Now maybe you can come up with some really complicated explanation about how that is really all about deference to local governments, but I’m not going to make that argument up in the hopes that it might be good.

“It doesn’t talk at all about the inflation fighting aspects of the ECB.”

Quite. And talking about the European Union being ‘Hayek’-like without mentioning the ECB and its incredibly centralized planning mechanism is kind of like trying to talk about a Marxist analysis without wanting to talk about labor and capital issues.

If the EU project fails, a huge part of the failure will be because the ECB is being bat shit insane with its central monetary policy. Now maybe that is because the project was impossible. I don’t know. But you can’t talk about Hayek and the EU while ignoring that rather enormous elephant in the living room.

53

LFC 07.18.12 at 12:22 am

Two things

1)
On the US left and the EU: I think what R. Farley said @2 has something in it. But most Americans, including many intellectuals, I suspect, don’t know a lot in detail about the EU. (I don’t, at least.) I do know that one area in which the EU has not been any more ‘progressive’ — perhaps even less progressive — than the US is agricultural policy, specifically subsidies. The Common Agricultural Policy allows countries to subsidize heavily their agricultural sectors. I can understand why countries want to preserve their farm sectors (and sympathize), but it is well known that agricultural subsidies in the West hurt farmers in developing countries and therefore hurt developing countries more broadly.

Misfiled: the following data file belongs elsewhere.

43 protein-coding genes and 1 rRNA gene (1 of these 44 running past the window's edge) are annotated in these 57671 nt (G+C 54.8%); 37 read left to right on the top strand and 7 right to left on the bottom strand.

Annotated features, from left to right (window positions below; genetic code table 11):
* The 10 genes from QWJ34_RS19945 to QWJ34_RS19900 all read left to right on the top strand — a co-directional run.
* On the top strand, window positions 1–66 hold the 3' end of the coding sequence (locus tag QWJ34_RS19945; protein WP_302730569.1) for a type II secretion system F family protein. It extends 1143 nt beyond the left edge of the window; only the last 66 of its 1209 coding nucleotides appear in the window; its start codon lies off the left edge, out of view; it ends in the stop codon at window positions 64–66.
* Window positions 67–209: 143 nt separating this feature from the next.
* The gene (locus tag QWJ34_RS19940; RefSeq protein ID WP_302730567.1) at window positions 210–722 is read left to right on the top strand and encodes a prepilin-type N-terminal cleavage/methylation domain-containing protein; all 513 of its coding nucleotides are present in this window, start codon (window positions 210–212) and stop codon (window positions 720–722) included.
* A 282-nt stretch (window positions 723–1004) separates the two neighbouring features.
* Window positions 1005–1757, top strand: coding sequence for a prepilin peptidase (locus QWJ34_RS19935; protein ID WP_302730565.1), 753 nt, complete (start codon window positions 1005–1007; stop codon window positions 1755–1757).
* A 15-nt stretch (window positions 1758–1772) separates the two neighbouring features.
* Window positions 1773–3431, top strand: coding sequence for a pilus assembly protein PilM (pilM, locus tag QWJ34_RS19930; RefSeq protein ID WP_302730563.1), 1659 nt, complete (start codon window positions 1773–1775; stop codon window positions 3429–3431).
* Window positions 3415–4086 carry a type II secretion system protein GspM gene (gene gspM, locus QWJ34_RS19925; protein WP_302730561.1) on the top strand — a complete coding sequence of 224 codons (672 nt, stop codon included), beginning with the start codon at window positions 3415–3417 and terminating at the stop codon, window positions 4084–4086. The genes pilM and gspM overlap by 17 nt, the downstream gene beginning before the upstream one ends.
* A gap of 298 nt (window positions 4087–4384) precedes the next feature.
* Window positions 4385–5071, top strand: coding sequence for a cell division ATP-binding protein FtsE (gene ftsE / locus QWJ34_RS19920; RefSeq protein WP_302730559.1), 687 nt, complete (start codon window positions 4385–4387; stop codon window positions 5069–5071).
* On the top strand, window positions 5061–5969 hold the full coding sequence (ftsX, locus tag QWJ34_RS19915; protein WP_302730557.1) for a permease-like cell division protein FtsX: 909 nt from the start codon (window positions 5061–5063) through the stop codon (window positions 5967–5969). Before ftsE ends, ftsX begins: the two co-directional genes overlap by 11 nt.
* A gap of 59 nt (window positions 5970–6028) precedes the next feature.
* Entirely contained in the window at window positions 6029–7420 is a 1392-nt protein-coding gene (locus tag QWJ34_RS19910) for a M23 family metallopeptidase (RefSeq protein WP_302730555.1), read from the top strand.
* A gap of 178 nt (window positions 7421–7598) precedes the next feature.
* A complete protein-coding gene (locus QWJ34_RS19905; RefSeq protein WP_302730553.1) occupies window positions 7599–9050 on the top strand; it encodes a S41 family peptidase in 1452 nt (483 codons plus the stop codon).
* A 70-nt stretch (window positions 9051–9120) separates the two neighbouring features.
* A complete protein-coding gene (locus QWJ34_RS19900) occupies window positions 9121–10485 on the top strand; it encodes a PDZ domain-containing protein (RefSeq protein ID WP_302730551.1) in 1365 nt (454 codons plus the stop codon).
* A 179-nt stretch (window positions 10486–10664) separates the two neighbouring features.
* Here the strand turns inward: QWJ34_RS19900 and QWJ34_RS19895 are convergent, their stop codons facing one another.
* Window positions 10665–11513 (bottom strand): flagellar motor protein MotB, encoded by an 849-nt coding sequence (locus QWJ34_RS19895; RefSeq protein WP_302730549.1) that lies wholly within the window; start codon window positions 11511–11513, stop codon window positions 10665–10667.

2)
Sam Tobin-Hochstadt:
Over the last 500 years, Western Europe has been one of the least peaceful places around. Fostering peace in Europe was an explicit goal of ECSC, peace in Europe was rare before it, integration clearly makes war less likely, we haven’t had Franco-German war since. I think that’s a pretty strong connection.

I would agree that integration may make war less likely. However, the absence of Fr-Ger war since 1945 is overdetermined. I think there would have been no continent-wide or major-power war in Europe in the last 60+ years even if the EU hadn’t existed. There has been no direct great-power war anywhere in the world since either 1945 or 1953, depending on one’s definitions. Interstate war in general is v. rare these days. (This has been discussed/argued here in other threads.)

54

piglet 07.18.12 at 1:30 am

“I do know that one area in which the EU has not been any more ‘progressive’—perhaps even less progressive—than the US is agricultural policy, specifically subsidies.”

I’m not too sure but I thought the EU subsidy policy is in fact more progressive than in the US because it does much more to support conservation and environmentally friendly practices and to prevent overproduction, whereas the US is still mostly subsidizing production.

55

Alex (not the first one) 07.18.12 at 2:17 am

If the EU project fails, a huge part of the failure will be because the ECB is being bat shit insane with its central monetary policy.

Yes, which is why Greece et al. would have been better off if they’d simply abolished the governmental monopoly in money and established free banking as Hayek argued.

No chance of a depression or massive housing bubbles there.

*eyeroll*

56

Alex (not the first one) 07.18.12 at 2:22 am

I seem to have one comment stuck in moderation, can someone fish it out please?